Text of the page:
According to the Financial Accounting Standards Board’s (FASB’s) Revenue from Contracts with Customers (referred to hereafter as “the standard”), there are five steps to the revenue recognition process. In this article, we discuss the fifth and final step of recognizing revenue: allocating transaction price.
Passing a Checkpoint: Recognizing Revenue When (or As) Control Transfers
In the fifth revenue recognition step, sellers recognize revenue when they satisfy performance obligations to reflect the actual transfer of control over assets sold to customers. The amounts recognized are the transaction prices that were allocated to performance obligations in step four. Sometimes, though, the transfer happens over a period of time rather than at a specific point in time.
“Control” refers to the ability to substantially retain and direct the use of an asset’s benefits (and prevent others from doing so). The standard notes that the following circumstances may indicate transfer of control:
- The buyer has physical possession, legal title, or significant risks and rewards of ownership.
- The buyer has accepted the asset.
- The seller has an enforceable right to payment.
Management must apply judgment to decide when factors like these constitute a transfer. (Note: this decision is made in step two as performance obligations are identified). The timing of revenue recognition is relatively straightforward when control transfers at a particular point in time (e.g., upon delivery). This determination can be tricky when control transfers over time, as it sometimes does with intellectual property.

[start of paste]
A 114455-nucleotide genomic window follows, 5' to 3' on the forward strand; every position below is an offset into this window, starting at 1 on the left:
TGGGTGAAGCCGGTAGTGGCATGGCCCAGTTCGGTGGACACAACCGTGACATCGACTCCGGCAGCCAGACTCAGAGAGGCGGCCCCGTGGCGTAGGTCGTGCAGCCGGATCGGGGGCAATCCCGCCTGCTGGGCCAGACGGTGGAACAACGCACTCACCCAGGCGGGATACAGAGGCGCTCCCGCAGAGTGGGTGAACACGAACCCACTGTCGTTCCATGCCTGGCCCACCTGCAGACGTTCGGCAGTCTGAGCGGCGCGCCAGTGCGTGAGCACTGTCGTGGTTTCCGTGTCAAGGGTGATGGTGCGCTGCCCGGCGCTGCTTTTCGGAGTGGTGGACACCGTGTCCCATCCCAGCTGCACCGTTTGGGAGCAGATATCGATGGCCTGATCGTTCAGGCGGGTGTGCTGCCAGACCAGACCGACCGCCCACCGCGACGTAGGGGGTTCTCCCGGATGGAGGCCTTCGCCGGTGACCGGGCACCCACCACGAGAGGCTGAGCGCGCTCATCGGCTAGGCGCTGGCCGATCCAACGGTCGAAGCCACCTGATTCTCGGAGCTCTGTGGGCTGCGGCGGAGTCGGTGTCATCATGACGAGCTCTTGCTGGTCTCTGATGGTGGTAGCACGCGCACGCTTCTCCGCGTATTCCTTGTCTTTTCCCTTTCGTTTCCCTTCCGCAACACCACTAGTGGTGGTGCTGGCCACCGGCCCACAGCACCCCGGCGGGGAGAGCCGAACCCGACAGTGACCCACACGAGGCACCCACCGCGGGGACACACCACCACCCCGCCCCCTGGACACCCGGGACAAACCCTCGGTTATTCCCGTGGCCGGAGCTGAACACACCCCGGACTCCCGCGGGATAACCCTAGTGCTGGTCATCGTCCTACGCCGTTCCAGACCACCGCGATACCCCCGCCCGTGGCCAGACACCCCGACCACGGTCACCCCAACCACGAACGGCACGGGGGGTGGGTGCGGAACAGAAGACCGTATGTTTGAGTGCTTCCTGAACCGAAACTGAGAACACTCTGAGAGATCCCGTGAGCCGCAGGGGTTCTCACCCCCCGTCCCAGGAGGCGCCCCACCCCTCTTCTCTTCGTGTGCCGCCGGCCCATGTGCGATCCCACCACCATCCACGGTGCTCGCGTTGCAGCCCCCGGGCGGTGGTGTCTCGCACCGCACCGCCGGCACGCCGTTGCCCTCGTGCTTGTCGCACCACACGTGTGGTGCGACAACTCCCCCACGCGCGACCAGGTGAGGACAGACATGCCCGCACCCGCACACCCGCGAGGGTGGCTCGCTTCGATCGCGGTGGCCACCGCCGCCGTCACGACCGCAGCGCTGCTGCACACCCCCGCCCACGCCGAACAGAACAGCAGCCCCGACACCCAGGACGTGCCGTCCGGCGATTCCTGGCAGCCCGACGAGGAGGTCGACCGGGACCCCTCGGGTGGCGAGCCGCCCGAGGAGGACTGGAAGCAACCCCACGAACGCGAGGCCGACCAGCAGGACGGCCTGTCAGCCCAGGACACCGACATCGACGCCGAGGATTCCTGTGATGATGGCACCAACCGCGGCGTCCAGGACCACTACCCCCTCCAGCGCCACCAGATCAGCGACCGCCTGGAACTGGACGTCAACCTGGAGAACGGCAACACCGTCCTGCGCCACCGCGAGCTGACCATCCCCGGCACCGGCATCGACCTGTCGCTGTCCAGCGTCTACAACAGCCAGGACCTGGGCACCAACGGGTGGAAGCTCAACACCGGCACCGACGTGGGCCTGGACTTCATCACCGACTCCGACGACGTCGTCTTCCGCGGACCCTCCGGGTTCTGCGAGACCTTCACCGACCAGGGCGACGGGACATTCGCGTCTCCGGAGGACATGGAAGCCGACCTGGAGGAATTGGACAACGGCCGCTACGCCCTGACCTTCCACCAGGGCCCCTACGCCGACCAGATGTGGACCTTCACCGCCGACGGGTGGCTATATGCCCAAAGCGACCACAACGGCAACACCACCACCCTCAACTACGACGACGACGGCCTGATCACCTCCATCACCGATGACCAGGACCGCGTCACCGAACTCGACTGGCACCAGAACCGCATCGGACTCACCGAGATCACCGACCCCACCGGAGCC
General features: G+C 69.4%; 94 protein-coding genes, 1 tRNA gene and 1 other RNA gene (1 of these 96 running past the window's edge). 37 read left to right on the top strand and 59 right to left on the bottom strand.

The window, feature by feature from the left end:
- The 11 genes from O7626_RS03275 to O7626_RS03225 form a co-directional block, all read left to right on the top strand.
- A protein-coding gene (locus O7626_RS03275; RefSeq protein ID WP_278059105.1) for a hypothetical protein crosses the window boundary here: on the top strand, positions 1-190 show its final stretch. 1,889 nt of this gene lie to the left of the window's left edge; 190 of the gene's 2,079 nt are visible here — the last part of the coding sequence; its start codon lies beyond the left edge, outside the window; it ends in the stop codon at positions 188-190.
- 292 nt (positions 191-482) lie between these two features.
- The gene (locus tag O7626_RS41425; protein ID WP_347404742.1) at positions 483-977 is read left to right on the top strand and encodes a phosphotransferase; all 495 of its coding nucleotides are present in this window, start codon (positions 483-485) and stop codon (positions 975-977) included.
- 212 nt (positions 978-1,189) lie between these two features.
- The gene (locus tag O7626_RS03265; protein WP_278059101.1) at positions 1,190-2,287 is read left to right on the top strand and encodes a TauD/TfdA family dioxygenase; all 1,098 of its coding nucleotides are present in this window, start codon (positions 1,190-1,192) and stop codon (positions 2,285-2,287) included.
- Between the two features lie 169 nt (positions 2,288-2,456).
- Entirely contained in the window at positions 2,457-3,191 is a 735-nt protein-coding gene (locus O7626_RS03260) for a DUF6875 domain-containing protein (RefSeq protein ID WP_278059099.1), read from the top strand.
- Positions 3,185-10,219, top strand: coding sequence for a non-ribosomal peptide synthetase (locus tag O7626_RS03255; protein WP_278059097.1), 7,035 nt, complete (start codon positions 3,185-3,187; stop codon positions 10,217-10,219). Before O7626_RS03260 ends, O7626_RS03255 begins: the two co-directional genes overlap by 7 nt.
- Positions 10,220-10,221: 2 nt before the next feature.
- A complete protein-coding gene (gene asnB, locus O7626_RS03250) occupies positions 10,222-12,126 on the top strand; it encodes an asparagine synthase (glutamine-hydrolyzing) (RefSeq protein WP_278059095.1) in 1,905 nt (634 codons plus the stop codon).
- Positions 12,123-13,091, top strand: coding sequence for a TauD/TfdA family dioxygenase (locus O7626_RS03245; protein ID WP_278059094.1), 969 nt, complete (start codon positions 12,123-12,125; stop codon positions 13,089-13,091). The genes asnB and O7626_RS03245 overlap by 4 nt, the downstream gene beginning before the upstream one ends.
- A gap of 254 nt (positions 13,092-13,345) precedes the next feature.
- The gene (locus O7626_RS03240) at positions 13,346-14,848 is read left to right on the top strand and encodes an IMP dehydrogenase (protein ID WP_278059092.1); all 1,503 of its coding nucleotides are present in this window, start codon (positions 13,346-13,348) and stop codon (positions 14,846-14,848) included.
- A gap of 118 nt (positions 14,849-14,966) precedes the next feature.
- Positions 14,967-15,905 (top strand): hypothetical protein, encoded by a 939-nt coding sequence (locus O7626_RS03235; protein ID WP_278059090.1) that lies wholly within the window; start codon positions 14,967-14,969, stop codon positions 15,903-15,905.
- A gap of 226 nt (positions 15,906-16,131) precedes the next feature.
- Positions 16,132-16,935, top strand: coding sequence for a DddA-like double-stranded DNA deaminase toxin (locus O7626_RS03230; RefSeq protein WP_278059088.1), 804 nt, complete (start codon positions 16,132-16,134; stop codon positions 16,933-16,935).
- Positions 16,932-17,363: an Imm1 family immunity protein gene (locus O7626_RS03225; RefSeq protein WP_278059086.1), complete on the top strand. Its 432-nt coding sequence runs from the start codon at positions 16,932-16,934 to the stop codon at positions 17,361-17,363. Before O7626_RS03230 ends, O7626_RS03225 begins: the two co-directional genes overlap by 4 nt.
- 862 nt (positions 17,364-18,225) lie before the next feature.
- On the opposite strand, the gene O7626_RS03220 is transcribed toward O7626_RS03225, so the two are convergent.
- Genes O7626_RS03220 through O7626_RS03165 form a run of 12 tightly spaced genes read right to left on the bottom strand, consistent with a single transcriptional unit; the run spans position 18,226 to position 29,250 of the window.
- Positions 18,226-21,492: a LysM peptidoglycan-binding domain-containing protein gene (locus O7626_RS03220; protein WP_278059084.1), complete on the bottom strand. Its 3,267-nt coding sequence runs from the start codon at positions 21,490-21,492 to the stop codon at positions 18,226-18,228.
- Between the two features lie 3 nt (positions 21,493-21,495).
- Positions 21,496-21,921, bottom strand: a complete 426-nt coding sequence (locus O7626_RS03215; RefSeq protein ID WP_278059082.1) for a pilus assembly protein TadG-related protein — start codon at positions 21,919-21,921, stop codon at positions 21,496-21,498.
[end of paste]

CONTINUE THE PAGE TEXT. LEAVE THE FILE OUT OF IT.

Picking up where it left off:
Making Sharp Turns for Transfers over Time
The standard says that control transfers over time if any of the following are true:
- The customer receives and consumes the benefits of the asset as the seller performs the service (e.g., service contracts).
- The customer controls the asset while it is being created, customized, or enhanced (e.g., work in process for some manufacturing contracts)
- The seller is creating an asset that cannot be redirected to another use or customer and the seller has an enforceable right to payment for work completed to date (e.g., a printer receiving a business card order).
When performance obligations are satisfied over time, the amount of revenue to recognize depends on the measure of progress completed. Progress measurement methods should mirror the transfer of control as much as possible and be based on either:
- inputs, or efforts expended to date (e.g., materials and labor); or
- outputs, or the value of transfers to date (e.g., units delivered or the appraised value of the asset at each milestone).
These measurements should be updated regularly so that recognized revenue always reflects the seller’s performance to date.
This milestone-based methodology for recognizing revenue from long-term contracts is a significant change for many companies. Telecommunications companies that sell wireless phones and accompanying service contracts, for example, may recognize more revenue upfront — upon delivery of the higher-valued handset — and less revenue over the remainder of the contract as monthly services are delivered.
CRI Can Help You Finish the Revenue Recognition Maze
Don’t let the complexities of long-term contracts hold you up on the path to revenue recognition. CRI is here to help you understand the implications of the new standard. Contact us for assistance with implementation and planning. For more of our revenue recognition news and resources, visit the Revenue Recognition section of the CRI website.